I suggest you contact MNDA connect who may be able to expedite the nursing process. They may also point you to counselling which is often offered by the hospice. Of course your welfare is important as the main family carer and I am concerned that you mentioned suicidal thoughts.

    Can you pressure gran’s GP to speed up the care planning? She may qualify for continuing health care (CHC) which will take a lot of pressure off you. From a practical point do the shopping online as many retailers will pack the food away in a fridge.

    You need someone to vent to but try to be gentle with your fiancé and remember if your gran is giving you a hard time it is often the frustration of coping with the disease that is to blame.

    I hope you get the support needed and I wish you well.

    I’m going to do this even if it kills me!


      welcome Broostine93, I agree with Barry you need some support, you cant do it alone


        Hi Broostine93. Barry has given you very good advice. You have obviously been burned out by your work day, caring for Gran and having very little time for yourself. Something needs to change. I hope that your fiance understands how you are feeling, but if not he needs to hear it. Talking is very important. He'll be there when your Gran no longer is. So it's important to nurture one another. Maybe promise yourself and your fiance a night or two away to re-charge your batteries and heal any tension between you. Obviously this won't be possible unless a couple of days respite care for your Grandma can be organised. If there's an MNDA Support Worker in your area that would potentially lift some worry from you and they could help you navigate the care minefield. Take care, Lynne
        ALS diagnosed November 2017, limb onset. For the 4 yrs previously I was losing my balance.

        I'm staying positive and taking each day as it comes.


          I wonder if there is an organization that supports carers where you are? (There are several here that are brilliant). Because the first thing is to look after yourself in order that you can help your gran more effectively. Although they may not have much MND experience, many of the issues you face are common. Try googling.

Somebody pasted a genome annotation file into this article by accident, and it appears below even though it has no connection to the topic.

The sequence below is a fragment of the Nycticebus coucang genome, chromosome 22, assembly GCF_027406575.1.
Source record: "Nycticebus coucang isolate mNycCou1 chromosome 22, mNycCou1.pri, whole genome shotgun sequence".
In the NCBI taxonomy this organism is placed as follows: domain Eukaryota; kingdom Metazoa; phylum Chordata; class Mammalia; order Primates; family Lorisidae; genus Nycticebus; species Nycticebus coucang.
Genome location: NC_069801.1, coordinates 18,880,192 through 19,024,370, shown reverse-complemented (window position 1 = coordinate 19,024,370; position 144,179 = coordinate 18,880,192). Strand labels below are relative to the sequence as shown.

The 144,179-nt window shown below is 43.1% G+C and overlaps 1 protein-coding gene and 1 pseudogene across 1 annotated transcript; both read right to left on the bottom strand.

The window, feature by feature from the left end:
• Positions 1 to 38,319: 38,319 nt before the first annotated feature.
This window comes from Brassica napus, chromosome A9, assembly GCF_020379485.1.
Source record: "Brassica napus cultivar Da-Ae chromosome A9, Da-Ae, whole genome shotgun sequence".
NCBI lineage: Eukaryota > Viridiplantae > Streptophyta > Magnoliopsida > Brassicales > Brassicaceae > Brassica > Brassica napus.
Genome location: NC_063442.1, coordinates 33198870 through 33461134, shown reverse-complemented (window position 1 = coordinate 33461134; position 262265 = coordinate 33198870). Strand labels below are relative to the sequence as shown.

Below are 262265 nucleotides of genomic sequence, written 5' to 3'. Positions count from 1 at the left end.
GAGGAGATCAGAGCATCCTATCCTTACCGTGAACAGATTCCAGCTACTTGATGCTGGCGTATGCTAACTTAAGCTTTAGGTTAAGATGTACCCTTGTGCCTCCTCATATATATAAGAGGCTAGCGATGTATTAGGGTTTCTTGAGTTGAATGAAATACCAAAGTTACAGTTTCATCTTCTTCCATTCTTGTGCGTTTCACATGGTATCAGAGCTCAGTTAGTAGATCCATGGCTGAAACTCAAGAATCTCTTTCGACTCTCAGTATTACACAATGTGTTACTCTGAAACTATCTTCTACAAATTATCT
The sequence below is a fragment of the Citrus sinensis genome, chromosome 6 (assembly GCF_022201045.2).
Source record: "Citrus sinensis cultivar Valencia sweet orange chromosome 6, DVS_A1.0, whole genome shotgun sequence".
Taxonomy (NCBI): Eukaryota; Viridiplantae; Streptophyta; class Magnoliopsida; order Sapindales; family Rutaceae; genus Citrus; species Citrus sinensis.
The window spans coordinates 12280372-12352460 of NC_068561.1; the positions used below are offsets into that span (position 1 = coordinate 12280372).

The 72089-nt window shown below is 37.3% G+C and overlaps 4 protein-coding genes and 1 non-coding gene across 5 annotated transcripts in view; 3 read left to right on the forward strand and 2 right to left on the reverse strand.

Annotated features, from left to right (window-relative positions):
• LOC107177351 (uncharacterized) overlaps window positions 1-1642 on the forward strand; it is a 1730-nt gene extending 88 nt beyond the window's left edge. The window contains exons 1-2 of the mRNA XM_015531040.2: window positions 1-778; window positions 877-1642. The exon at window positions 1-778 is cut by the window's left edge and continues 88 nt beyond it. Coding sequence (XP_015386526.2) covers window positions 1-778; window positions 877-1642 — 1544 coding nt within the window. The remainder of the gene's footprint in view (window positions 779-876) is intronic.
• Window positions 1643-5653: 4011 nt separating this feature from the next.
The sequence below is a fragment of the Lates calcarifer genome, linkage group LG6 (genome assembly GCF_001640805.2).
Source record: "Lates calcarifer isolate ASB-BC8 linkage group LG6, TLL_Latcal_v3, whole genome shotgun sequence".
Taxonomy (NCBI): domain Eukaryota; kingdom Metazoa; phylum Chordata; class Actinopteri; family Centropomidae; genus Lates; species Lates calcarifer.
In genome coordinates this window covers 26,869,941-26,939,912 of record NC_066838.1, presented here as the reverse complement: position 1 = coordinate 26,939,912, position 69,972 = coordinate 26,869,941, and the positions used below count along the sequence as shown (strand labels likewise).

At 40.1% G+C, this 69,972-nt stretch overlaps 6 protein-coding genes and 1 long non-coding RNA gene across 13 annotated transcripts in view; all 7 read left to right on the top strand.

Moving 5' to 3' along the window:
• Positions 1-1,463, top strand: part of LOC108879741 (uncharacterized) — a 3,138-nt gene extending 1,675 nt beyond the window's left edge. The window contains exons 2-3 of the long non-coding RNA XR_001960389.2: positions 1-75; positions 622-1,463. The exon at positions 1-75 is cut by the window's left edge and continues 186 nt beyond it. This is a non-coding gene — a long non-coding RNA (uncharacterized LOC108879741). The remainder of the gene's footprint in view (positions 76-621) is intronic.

Then can you self-refer to an OT on gran's behalf? I've found in terms of the practical stuff these are invaluable. Tell them it's an emergency, because it is if she and you aren't coping. Or social work? MND can progess fast and May 1 must seem a long way off.
          I am sorry and can only hope things improve as you get more support.


            Hi All,

            Thank you all so much for your kind words and supportive comments.
            The GP said that Gran can come to him for her prescriptions and any other 'normal' issues, but said she must liaise with her specialist team for anything MND-related, so I don't believe he has any influence over her care package.
            My fiance is probably the most tolerant of men in the world- he knows and understands why I'm so upset all the time and he does try and take my mind off it all when he can. I do believe, in spite of all that is happening, it's making our relationship stronger, if nothing else.
            I did contemplate the online shopping, but for the amount she's asking me to go and get on a weekly basis lately, it's not worth it- I am just trying to add it in with my own shopping now and it seems to be working okay for the time-being.
            We do have an OT in place and they have been great at providing equipment/aids- I can't fault them for the way they're now observing and putting practical things in place for my Gran.
            I really would just like to have a professional come in and 'head-up' the overall healthcare for my Gran (as of yet, I've had 0 professionals even tell me personally what the condition is- they've only liaised with my Gran directly, which I find a bit ridiculous, considering I'm the one who's having to deal with all the admin and the practical things on a day-to-day basis). My Gran seems to listen to the things her doctors/nurses/medical staff say, but she does not listen to the family's advice (especially regarding getting further carers in place). I do believe she is waiting for the professional body to tell her when it's time to get more professional help in and, as kd1 says, May 1st is a long time to wait for the next appointment to see these professionals. Until this happens, as Lynne K says, I cannot have any respite myself because there is not yet anyone available to take my place when I am gone (and, honestly, I do think my Gran would feel I've abandoned her if I take this respite for a few days).
            "This, too, shall pass"